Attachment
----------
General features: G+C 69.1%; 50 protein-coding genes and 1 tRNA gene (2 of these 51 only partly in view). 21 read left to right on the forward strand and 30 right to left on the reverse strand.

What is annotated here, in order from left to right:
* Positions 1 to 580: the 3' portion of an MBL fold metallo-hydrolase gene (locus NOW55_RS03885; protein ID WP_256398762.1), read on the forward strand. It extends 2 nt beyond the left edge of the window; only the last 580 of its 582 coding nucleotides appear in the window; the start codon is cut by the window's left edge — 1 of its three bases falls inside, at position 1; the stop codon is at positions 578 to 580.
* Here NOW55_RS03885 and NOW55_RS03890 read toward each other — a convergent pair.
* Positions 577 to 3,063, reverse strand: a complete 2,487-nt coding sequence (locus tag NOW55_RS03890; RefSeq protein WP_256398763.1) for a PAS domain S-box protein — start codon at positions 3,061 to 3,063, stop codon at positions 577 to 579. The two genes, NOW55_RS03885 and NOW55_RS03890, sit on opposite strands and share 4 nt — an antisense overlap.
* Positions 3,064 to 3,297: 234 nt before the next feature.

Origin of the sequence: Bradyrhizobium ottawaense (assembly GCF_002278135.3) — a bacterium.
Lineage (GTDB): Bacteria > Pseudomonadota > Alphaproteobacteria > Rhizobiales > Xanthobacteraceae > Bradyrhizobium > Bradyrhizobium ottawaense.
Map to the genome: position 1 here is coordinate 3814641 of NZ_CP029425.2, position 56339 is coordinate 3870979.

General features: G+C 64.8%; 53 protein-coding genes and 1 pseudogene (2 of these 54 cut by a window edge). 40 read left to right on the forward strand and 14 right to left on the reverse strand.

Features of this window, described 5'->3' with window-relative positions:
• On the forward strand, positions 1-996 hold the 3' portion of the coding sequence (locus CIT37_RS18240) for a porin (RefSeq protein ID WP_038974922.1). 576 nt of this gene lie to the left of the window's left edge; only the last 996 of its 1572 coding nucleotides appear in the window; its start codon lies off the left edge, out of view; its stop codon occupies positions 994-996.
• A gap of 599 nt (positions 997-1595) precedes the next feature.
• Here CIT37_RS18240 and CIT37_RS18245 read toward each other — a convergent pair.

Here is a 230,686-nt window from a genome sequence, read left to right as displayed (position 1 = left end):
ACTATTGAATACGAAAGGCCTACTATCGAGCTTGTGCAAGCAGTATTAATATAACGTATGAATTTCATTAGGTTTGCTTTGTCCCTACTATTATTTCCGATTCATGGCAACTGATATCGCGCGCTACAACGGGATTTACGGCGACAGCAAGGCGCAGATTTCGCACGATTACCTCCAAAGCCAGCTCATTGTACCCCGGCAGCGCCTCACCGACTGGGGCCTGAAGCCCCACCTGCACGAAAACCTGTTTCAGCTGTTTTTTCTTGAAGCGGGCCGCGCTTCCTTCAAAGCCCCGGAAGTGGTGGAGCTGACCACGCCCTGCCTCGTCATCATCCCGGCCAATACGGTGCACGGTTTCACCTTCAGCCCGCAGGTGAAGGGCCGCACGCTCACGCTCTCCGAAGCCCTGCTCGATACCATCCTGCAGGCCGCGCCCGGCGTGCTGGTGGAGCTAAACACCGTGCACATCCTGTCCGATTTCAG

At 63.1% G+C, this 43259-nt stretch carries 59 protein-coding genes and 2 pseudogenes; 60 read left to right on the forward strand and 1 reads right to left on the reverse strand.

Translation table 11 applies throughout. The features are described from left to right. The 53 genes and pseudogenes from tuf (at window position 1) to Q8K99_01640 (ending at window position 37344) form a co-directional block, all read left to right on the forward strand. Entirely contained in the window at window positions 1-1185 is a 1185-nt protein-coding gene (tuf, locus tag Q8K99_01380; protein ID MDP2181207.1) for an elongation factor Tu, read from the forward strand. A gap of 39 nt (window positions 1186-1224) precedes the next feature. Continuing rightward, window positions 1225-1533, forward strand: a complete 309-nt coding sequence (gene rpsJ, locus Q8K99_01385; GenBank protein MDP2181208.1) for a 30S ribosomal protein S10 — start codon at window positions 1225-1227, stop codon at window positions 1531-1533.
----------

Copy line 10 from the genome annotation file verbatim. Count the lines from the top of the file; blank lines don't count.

General features: G+C 64.8%; 53 protein-coding genes and 1 pseudogene (2 of these 54 cut by a window edge). 40 read left to right on the forward strand and 14 right to left on the reverse strand.